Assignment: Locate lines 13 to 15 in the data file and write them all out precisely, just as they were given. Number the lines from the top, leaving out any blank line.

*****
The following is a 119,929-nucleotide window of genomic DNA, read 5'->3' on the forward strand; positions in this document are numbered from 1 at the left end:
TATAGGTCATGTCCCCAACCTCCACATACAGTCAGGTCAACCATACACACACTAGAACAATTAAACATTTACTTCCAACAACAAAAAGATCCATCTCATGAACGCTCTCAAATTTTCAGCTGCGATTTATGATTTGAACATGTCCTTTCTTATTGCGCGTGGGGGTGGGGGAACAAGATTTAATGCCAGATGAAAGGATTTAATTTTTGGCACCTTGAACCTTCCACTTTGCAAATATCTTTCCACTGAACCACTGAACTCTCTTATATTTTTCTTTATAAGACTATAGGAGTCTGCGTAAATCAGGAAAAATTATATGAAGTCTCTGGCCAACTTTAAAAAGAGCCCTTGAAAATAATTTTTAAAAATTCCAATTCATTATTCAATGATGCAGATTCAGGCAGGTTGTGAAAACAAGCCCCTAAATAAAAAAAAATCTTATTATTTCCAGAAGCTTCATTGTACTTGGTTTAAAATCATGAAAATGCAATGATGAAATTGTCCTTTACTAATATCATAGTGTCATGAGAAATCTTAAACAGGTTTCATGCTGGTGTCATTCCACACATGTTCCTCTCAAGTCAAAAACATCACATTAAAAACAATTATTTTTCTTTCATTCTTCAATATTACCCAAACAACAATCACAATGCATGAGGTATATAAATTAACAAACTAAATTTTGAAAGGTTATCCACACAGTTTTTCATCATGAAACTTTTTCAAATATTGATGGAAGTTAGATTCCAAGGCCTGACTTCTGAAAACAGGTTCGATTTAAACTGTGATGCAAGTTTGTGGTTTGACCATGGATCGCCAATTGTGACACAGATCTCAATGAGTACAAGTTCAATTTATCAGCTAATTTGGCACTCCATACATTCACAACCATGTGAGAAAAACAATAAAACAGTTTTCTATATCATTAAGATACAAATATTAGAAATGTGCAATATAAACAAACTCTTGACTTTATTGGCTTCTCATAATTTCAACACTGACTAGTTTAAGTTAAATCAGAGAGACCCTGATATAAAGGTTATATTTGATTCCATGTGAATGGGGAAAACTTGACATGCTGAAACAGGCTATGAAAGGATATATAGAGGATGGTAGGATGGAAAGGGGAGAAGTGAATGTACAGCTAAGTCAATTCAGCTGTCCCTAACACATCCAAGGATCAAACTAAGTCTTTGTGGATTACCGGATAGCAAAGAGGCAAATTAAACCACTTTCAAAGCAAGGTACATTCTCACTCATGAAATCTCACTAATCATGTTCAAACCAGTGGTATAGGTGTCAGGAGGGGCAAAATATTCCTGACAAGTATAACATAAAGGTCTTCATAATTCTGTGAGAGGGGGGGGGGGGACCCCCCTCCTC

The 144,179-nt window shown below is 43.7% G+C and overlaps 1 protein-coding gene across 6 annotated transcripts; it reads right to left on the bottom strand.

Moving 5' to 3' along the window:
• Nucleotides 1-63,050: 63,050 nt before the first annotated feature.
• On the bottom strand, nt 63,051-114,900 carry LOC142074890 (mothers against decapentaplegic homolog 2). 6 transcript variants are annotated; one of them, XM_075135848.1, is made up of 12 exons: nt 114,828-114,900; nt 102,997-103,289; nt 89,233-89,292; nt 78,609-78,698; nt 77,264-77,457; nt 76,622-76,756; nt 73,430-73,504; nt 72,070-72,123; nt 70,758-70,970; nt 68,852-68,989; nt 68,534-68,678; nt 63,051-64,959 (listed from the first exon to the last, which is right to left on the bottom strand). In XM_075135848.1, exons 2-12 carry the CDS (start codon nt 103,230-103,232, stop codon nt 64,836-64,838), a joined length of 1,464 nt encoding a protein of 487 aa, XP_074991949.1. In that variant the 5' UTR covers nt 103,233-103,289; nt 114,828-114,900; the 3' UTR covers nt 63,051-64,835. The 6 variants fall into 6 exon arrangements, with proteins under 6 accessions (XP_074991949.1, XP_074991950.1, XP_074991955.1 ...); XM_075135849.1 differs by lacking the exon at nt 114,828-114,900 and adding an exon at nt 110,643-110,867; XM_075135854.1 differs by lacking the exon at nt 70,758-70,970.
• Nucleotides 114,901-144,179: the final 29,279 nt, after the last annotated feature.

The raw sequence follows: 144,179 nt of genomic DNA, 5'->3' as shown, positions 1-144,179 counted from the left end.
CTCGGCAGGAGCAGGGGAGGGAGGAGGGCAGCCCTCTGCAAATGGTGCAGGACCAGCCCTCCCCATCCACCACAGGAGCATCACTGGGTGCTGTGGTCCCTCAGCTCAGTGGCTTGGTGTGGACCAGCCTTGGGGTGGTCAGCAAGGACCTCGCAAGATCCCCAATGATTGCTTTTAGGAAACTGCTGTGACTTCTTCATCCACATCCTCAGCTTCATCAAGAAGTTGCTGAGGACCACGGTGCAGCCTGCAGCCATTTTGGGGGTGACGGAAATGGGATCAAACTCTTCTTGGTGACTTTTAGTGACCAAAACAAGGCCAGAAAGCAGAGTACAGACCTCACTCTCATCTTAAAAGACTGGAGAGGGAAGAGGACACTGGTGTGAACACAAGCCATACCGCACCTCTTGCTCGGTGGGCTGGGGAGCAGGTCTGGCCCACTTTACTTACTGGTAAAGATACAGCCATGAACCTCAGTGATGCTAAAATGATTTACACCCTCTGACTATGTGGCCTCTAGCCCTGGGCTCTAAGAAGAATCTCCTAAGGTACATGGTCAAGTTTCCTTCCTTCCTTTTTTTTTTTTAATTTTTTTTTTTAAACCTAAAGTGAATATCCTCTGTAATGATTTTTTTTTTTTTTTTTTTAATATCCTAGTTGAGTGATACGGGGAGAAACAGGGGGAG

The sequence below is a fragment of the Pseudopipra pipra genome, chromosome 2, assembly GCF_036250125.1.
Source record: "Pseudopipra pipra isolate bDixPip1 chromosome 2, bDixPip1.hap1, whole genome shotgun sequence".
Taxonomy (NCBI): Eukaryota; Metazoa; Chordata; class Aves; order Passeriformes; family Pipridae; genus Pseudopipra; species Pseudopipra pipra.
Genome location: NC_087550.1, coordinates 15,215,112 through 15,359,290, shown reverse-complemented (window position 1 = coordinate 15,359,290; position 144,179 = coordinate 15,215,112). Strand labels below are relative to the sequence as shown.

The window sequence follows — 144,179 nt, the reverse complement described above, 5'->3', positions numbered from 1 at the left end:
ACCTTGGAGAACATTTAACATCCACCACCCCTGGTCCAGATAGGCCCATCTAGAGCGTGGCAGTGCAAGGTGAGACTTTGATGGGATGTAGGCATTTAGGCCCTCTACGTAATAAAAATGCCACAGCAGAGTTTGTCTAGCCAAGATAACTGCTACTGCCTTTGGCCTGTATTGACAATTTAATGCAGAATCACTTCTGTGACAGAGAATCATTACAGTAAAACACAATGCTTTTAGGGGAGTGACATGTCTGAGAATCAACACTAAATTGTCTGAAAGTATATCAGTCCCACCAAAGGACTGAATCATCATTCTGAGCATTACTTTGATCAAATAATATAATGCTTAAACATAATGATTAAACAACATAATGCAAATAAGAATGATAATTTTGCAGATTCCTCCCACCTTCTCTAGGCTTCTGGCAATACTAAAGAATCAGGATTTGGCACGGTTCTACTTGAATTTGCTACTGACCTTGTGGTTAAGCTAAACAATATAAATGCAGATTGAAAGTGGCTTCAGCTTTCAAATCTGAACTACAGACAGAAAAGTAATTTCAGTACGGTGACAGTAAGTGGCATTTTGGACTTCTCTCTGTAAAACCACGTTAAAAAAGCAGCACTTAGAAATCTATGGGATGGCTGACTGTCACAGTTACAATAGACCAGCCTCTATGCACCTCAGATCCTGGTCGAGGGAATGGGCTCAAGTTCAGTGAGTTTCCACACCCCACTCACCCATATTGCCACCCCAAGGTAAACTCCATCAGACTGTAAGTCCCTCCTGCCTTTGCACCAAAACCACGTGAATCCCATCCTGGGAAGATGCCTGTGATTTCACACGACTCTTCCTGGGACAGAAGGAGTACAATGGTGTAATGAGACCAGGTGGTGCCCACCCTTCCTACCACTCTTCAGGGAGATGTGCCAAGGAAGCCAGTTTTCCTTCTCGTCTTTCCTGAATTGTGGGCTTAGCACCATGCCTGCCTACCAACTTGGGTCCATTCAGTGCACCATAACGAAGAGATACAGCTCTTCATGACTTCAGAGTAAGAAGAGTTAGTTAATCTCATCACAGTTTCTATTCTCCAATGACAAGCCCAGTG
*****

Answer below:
Genome location: NC_087550.1, coordinates 15,215,112 through 15,359,290, shown reverse-complemented (window position 1 = coordinate 15,359,290; position 144,179 = coordinate 15,215,112). Strand labels below are relative to the sequence as shown.

The window sequence follows — 144,179 nt, the reverse complement described above, 5'->3', positions numbered from 1 at the left end:
ACCTTGGAGAACATTTAACATCCACCACCCCTGGTCCAGATAGGCCCATCTAGAGCGTGGCAGTGCAAGGTGAGACTTTGATGGGATGTAGGCATTTAGGCCCTCTACGTAATAAAAATGCCACAGCAGAGTTTGTCTAGCCAAGATAACTGCTACTGCCTTTGGCCTGTATTGACAATTTAATGCAGAATCACTTCTGTGACAGAGAATCATTACAGTAAAACACAATGCTTTTAGGGGAGTGACATGTCTGAGAATCAACACTAAATTGTCTGAAAGTATATCAGTCCCACCAAAGGACTGAATCATCATTCTGAGCATTACTTTGATCAAATAATATAATGCTTAAACATAATGATTAAACAACATAATGCAAATAAGAATGATAATTTTGCAGATTCCTCCCACCTTCTCTAGGCTTCTGGCAATACTAAAGAATCAGGATTTGGCACGGTTCTACTTGAATTTGCTACTGACCTTGTGGTTAAGCTAAACAATATAAATGCAGATTGAAAGTGGCTTCAGCTTTCAAATCTGAACTACAGACAGAAAAGTAATTTCAGTACGGTGACAGTAAGTGGCATTTTGGACTTCTCTCTGTAAAACCACGTTAAAAAAGCAGCACTTAGAAATCTATGGGATGGCTGACTGTCACAGTTACAATAGACCAGCCTCTATGCACCTCAGATCCTGGTCGAGGGAATGGGCTCAAGTTCAGTGAGTTTCCACACCCCACTCACCCATATTGCCACCCCAAGGTAAACTCCATCAGACTGTAAGTCCCTCCTGCCTTTGCACCAAAACCACGTGAATCCCATCCTGGGAAGATGCCTGTGATTTCACACGACTCTTCCTGGGACAGAAGGAGTACAATGGTGTAATGAGACCAGGTGGTGCCCACCCTTCCTACCACTCTTCAGGGAGATGTGCCAAGGAAGCCAGTTTTCCTTCTCGTCTTTCCTGAATTGTGGGCTTAGCACCATGCCTGCCTACCAACTTGGGTCCATTCAGTGCACCATAACGAAGAGATACAGCTCTTCATGACTTCAGAGTAAGAAGAGTTAGTTAATCTCATCACAGTTTCTATTCTCCAATGACAAGCCCAGTG